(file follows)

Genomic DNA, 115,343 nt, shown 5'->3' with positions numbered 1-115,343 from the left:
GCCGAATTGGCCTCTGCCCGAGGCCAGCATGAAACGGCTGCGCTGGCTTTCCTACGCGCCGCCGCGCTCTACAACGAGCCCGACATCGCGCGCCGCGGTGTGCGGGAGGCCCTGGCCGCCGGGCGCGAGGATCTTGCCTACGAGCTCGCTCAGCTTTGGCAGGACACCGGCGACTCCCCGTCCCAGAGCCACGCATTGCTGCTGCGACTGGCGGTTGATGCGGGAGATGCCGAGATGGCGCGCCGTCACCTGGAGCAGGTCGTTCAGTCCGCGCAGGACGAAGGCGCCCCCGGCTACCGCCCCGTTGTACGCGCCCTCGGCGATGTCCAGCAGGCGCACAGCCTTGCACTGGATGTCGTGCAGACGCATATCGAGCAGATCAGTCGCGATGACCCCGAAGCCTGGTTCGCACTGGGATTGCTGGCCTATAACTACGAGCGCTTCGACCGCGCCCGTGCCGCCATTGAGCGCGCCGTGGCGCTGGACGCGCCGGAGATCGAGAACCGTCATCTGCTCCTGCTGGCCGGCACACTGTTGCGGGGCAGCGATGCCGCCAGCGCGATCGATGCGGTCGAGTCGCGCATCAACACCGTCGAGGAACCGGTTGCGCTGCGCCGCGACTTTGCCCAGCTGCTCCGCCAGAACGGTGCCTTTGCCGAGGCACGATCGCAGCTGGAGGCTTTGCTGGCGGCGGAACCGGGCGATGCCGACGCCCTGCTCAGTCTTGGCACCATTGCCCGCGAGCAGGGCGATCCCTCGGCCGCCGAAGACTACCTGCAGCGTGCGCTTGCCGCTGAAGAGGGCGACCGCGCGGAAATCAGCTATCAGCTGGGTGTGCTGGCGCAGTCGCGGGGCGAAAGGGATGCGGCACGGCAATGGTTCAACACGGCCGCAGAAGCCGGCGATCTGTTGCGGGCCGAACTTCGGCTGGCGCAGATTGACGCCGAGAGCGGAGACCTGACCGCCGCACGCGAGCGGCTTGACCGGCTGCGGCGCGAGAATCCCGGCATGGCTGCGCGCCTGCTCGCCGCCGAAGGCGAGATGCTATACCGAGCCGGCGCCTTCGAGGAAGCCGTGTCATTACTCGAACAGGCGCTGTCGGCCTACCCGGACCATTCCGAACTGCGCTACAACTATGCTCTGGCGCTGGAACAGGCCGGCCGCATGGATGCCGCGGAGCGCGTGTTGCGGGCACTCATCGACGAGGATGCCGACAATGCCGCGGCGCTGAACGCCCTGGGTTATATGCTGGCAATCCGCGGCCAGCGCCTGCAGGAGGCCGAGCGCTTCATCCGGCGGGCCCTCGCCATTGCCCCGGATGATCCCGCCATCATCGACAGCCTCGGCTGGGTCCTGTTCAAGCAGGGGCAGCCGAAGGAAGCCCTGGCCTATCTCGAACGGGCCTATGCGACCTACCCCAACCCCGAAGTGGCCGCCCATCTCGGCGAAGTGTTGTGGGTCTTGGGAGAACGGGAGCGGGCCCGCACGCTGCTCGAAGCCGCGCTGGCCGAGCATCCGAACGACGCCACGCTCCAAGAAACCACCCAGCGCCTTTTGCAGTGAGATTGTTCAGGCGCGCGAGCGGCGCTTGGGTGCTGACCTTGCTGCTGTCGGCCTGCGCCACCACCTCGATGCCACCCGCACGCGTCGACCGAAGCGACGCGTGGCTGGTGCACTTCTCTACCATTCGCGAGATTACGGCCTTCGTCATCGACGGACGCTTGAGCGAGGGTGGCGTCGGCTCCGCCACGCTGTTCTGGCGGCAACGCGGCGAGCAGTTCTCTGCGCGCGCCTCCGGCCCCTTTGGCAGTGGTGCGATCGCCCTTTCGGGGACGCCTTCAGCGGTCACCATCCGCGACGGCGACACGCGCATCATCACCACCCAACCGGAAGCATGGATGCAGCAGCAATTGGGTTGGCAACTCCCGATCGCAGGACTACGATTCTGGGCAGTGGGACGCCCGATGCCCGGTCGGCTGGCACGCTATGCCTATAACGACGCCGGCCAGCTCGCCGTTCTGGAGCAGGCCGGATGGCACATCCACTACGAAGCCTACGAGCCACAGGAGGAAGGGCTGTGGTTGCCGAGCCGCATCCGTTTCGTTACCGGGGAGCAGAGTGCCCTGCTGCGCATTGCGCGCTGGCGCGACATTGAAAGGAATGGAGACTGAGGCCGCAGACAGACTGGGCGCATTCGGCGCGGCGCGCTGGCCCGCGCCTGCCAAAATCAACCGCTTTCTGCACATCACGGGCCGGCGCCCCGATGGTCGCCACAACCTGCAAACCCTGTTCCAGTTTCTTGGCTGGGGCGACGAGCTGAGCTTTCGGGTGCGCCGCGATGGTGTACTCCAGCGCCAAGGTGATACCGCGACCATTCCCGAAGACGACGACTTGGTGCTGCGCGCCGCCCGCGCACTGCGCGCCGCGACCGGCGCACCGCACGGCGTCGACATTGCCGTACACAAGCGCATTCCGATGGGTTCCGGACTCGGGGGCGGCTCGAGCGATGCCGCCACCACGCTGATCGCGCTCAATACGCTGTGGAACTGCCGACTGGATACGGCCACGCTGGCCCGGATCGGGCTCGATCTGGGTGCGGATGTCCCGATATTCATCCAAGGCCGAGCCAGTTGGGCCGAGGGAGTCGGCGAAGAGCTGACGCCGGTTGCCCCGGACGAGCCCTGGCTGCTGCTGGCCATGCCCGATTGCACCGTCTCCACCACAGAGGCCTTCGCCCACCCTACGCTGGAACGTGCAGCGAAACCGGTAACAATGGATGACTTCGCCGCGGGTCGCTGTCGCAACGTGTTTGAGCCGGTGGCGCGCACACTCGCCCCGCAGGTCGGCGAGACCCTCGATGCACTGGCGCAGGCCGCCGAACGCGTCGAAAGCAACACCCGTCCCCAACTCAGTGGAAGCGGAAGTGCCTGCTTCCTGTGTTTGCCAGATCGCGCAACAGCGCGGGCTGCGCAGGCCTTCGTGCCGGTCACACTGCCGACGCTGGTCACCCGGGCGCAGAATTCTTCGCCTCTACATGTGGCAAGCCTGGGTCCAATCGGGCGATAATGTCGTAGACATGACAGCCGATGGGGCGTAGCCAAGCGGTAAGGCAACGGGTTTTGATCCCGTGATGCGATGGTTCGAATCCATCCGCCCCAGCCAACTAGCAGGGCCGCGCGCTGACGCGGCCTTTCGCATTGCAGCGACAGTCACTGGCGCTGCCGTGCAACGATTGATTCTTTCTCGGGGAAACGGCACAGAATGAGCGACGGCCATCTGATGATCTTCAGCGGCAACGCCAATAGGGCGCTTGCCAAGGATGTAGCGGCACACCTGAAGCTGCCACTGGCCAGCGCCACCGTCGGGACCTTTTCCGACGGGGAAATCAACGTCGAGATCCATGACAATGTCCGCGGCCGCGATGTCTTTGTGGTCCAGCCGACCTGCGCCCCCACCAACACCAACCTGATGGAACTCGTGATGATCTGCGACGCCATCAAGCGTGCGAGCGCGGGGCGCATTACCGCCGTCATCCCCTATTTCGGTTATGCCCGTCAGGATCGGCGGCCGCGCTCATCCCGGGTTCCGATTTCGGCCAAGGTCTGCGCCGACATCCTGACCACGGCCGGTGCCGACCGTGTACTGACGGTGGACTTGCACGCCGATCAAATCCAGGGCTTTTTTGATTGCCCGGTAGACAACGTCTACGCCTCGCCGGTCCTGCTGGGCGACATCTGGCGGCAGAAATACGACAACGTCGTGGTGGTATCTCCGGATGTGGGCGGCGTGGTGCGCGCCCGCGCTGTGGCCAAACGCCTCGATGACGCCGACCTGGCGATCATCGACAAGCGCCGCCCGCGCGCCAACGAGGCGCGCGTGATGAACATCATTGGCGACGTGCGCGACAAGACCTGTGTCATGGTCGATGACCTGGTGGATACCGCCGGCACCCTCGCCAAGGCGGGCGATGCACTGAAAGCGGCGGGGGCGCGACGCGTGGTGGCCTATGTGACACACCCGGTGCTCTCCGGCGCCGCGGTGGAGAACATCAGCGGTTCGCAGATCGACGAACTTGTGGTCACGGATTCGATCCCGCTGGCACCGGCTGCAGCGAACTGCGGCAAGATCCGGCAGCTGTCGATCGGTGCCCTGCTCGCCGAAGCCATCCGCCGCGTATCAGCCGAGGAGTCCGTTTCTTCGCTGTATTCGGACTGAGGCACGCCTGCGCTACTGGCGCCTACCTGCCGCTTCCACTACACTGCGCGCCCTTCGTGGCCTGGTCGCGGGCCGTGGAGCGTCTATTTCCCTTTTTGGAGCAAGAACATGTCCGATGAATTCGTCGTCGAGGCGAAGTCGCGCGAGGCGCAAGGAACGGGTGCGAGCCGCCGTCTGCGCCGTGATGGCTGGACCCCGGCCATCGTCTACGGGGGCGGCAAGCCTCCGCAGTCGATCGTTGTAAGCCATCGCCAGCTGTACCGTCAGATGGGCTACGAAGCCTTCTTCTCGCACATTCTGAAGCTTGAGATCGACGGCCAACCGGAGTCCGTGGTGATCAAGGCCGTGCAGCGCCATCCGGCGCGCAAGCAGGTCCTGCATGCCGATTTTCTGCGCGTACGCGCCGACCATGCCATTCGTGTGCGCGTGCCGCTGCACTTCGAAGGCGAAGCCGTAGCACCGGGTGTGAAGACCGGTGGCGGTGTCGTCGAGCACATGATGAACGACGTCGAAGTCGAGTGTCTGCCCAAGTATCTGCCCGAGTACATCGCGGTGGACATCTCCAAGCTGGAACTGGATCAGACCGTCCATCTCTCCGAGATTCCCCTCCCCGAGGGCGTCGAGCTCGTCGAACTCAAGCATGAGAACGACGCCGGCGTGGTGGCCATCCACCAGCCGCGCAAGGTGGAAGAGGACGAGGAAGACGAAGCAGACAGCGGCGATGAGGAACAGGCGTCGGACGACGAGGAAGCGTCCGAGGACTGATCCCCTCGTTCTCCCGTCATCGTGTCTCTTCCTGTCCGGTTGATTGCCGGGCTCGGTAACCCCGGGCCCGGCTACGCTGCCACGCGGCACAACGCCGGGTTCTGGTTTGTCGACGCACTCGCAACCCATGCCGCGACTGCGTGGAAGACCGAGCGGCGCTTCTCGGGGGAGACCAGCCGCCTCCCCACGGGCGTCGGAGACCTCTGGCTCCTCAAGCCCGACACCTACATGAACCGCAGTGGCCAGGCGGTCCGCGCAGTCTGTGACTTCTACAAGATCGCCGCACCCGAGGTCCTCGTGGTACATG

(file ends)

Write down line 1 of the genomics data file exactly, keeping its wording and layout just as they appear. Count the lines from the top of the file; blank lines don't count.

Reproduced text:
Genomic DNA, 115,343 nt, shown 5'->3' with positions numbered 1-115,343 from the left: